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How to make an offer on a house 

 May 24, 2021

By Scott Teesdale  

minutes read time

If you’re a first-time home buyer then you might find yourself wondering how you to make an offer on a house. A good buyer real estate agent will help you with this by drafting your offer in the form of a sale agreement and will ask if you are pre-approved or pre-qualified for a loan. You will then submit your offer, through your agent, to the buyer, and if the buyer accepts then you’ll need to be ready to sign on the dotted line. It sounds simple, but there still is a little more that goes into the entire process.

Keep in mind that anyone can make an offer on a home. Your real estate agent will draw up the offer, but when they ask you to review it make sure it has all of the elements required of a property purchase offer:

  • The address of the property you plan on purchasing
  • Your name
  • The seller’s name
  • Your earnest money amount
  • Your offer price
  • Any contingencies (seller financing, mortgage discount points, inspection, etc.)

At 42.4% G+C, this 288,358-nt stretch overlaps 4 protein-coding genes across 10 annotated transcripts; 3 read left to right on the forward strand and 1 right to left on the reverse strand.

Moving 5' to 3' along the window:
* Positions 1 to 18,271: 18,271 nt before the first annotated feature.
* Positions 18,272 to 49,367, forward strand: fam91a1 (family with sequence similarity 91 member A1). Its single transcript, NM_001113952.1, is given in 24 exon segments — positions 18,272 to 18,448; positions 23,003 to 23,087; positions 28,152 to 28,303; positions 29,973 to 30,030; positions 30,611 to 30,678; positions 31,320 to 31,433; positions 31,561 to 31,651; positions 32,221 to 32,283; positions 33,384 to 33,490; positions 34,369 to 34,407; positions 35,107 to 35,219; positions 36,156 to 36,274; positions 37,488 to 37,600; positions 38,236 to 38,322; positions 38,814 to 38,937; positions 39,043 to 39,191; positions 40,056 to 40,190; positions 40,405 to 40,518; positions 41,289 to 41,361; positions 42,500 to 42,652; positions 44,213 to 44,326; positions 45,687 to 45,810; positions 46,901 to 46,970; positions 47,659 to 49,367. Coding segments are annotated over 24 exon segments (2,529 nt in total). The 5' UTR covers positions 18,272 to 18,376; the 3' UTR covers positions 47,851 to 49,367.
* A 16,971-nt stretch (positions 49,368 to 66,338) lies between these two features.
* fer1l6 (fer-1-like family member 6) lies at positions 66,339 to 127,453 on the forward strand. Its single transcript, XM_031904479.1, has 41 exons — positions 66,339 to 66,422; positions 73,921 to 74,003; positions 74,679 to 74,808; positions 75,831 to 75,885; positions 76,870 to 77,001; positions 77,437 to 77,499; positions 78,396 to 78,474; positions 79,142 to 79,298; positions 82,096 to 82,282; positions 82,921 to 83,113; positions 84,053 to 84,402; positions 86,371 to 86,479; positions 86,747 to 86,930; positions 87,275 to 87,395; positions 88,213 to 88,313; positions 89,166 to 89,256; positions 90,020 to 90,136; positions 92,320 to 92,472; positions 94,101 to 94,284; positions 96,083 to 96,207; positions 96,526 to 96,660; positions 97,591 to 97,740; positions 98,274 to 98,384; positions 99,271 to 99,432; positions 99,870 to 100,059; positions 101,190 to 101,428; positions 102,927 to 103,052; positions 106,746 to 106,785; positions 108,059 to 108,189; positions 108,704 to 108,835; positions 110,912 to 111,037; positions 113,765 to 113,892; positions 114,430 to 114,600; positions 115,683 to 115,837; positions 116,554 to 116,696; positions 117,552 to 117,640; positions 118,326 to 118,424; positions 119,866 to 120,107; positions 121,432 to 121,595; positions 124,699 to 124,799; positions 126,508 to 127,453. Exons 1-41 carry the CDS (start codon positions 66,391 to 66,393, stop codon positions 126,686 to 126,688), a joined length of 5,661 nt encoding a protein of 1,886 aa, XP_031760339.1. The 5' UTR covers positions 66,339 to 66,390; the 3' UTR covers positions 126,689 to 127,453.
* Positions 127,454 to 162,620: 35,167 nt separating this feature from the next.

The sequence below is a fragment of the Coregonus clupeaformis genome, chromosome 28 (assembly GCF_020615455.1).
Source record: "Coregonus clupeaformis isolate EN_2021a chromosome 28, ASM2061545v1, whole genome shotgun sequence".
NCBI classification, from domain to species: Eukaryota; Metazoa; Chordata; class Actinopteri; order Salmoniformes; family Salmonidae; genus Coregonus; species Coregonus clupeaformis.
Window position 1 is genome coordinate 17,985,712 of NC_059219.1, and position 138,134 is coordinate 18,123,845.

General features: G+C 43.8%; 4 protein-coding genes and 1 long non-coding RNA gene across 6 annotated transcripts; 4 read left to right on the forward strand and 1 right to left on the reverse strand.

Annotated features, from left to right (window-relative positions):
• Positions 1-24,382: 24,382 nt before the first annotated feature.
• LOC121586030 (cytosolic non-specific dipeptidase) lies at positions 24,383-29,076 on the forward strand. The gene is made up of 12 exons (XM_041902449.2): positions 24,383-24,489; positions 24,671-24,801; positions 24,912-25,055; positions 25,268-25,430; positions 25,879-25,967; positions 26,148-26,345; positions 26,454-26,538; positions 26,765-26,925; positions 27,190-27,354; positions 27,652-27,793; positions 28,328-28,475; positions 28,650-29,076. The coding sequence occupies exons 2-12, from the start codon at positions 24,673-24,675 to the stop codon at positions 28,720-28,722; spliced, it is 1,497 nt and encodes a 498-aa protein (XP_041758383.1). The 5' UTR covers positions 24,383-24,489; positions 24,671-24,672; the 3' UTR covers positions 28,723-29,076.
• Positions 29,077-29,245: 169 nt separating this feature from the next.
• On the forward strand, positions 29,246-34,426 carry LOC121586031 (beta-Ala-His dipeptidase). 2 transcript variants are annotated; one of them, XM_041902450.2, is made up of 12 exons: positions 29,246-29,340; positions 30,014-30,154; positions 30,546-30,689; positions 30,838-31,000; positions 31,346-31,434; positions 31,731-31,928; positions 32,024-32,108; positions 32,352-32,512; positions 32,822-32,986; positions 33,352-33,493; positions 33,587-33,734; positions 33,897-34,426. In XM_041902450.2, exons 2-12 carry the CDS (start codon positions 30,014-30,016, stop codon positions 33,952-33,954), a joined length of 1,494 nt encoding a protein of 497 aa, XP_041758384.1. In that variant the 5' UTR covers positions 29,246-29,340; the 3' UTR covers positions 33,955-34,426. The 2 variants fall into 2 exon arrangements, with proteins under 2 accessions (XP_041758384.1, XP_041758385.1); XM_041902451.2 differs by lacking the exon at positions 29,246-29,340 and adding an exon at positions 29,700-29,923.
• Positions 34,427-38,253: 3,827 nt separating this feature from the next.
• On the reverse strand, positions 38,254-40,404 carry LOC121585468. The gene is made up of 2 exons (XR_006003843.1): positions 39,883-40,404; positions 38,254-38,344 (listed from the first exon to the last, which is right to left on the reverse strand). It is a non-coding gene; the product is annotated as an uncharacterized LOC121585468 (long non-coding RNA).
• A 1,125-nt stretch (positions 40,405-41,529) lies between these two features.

Things to consider before making an offer on a house

Do your research on what type of home you should buy and the housing market surrounding the home at the time. This is one of the most crucial steps when it comes to submitting an offer because it’ll determine whether or not you’re submitting too low of an offer or overpaying for a home. 

Make sure you do detailed research on these specific aspects when you’re looking at the properties being sold around the home you’re looking at:

  • How long has it been on the market for?
  • Is seller financing available?
  • Is the property actually comparable to the one you want to buy?

If you notice a property that’s been on the market for a relatively long time — usually more than 3 months — then consider digging deeper on your research to learn why. In a seller’s market, usually home stay on the market for days, not weeks. If you see a home that’s been listed months ago, it could be that the location is undesirable, or the price is too high. It’s worth getting a home inspection too, to ensure you don’t find any serious issues.